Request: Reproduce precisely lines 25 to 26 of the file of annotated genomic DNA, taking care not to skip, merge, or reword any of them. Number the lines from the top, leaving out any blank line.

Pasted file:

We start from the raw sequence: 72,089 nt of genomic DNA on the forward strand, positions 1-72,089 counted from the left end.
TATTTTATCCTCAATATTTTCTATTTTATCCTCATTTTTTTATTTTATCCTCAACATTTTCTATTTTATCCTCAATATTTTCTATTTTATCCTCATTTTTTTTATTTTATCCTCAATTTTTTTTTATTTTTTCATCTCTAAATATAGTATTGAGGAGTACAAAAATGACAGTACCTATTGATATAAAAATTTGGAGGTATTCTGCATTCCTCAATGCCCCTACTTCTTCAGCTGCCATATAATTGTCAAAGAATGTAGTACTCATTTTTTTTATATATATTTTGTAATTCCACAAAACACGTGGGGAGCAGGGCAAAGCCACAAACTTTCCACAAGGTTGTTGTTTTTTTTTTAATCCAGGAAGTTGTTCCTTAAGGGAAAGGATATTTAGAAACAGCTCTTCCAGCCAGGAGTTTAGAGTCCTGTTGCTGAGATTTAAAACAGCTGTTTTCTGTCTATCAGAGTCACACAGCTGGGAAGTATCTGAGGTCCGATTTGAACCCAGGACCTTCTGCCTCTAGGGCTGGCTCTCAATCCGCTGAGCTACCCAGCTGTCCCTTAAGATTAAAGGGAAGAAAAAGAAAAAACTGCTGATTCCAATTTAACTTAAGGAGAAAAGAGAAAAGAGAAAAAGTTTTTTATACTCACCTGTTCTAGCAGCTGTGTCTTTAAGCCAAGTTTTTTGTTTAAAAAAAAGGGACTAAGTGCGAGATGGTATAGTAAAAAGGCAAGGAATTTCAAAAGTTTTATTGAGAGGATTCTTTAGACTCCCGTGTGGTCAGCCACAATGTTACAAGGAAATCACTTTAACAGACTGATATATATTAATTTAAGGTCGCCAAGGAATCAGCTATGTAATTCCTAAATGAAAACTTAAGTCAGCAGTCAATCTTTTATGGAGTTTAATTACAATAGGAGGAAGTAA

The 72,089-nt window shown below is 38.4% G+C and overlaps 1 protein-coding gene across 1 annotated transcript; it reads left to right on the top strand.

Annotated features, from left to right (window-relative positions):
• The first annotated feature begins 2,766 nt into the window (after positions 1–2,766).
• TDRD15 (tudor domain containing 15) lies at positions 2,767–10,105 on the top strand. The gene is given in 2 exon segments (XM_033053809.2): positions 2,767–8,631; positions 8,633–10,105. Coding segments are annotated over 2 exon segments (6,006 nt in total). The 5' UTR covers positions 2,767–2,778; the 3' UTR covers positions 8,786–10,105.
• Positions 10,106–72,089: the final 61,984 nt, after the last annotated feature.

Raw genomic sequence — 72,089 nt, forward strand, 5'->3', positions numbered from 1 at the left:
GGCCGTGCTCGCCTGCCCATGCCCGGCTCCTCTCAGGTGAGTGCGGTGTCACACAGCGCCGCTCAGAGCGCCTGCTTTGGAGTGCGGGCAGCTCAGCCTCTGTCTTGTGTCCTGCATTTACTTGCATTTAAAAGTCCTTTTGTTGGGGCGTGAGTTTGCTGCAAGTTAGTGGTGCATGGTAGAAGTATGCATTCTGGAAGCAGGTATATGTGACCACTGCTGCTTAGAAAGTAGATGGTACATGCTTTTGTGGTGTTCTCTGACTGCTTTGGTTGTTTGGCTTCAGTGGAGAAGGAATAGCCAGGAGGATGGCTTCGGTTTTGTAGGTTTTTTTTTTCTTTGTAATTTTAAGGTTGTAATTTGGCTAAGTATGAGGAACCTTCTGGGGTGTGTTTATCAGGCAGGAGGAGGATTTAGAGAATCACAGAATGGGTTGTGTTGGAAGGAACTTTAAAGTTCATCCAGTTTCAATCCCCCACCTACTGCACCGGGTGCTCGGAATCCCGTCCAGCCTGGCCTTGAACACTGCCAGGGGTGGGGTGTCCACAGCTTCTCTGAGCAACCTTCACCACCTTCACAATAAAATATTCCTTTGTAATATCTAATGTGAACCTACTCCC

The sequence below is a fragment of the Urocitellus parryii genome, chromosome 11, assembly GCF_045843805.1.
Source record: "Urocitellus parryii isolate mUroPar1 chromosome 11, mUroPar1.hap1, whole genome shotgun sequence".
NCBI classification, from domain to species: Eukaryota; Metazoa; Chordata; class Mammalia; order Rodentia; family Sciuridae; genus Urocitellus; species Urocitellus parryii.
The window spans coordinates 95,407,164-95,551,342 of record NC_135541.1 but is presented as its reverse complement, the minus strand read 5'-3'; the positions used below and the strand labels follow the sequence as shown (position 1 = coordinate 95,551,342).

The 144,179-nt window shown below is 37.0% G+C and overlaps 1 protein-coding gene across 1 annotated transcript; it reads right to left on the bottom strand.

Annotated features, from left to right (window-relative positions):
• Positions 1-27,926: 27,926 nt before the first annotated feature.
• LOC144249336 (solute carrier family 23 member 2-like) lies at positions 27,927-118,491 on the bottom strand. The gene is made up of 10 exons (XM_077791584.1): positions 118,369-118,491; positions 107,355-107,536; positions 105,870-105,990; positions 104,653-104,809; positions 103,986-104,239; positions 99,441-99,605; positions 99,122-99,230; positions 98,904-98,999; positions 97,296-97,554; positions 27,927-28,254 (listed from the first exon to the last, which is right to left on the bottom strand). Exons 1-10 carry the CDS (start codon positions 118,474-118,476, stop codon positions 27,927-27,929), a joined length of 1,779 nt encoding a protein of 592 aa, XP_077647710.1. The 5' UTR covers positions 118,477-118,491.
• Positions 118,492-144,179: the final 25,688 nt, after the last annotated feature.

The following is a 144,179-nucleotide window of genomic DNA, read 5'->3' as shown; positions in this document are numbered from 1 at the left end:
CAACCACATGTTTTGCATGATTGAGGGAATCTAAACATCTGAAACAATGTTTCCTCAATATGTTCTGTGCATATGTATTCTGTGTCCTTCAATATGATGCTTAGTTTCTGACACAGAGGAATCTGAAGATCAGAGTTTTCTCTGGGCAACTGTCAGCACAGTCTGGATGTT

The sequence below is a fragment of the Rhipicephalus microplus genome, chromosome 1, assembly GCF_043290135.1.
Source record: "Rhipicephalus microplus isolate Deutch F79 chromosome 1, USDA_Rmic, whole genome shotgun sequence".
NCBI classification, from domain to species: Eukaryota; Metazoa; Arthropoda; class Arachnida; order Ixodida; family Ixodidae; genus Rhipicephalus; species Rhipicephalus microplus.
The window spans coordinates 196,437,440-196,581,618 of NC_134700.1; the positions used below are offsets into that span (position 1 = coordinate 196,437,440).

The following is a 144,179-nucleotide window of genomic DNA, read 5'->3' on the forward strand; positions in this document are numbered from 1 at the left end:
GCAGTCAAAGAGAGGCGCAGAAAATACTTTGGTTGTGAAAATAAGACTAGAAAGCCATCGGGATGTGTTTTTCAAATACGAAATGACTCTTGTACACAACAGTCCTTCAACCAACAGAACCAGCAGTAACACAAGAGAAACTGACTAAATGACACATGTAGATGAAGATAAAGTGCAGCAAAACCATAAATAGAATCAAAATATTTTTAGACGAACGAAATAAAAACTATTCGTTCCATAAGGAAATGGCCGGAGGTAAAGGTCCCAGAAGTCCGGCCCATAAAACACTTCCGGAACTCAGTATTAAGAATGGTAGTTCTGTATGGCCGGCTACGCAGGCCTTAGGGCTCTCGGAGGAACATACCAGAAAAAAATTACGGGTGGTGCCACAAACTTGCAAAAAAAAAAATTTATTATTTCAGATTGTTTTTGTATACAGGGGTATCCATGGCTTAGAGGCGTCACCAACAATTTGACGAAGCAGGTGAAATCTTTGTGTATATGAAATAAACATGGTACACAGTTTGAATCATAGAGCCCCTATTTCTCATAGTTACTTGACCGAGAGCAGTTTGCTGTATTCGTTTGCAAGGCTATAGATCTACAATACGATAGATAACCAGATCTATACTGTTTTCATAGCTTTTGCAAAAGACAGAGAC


The following is a 144,179-nucleotide window of genomic DNA, read 5'->3' on the forward strand; positions in this document are numbered from 1 at the left end:
GCAGTCAAAGAGAGGCGCAGAAAATACTTTGGTTGTGAAAATAAGACTAGAAAGCCATCGGGATGTGTTTTTCAAATACGAAATGACTCTTGTACACAACAGTCCTTCAACCAACAGAACCAGCAGTAACACAAGAGAAACTGACTAAATGACACATGTAGATGAAGATAAAGTGCAGCAAAACCATAAATAGAATCAAAATATTTTTAGACGAACGAAATAAAAACTATTCGTTCCATAAGGAAATGGCCGGAGGTAAAGGTCCCAGAAGTCCGGCCCATAAAACACTTCCGGAACTCAGTATTAAGAATGGTAGTTCTGTATGGCCGGCTACGCAGGCCTTAGGGCTCTCGGAGGAACATACCAGAAAAAAATTACGGGTGGTGCCACAAACTTGCAAAAAAAAAAATTTATTATTTCAGATTGTTTTTGTATACAGGGGTATCCATGGCTTAGAGGCGTCACCAACAATTTGACGAAGCAGGTGAAATCTTTGTGTATATGAAATAAACATGGTACACAGTTTGAATCATAGAGCCCCTATTTCTCATAGTTACTTGACCGAGAGCAGTTTGCTGTATTCGTTTGCAAGGCTATAGATCTACAATACGATAGATAACCAGATCTATACTGTTTTCATAGCTTTTGCAAAAGACAGAGAC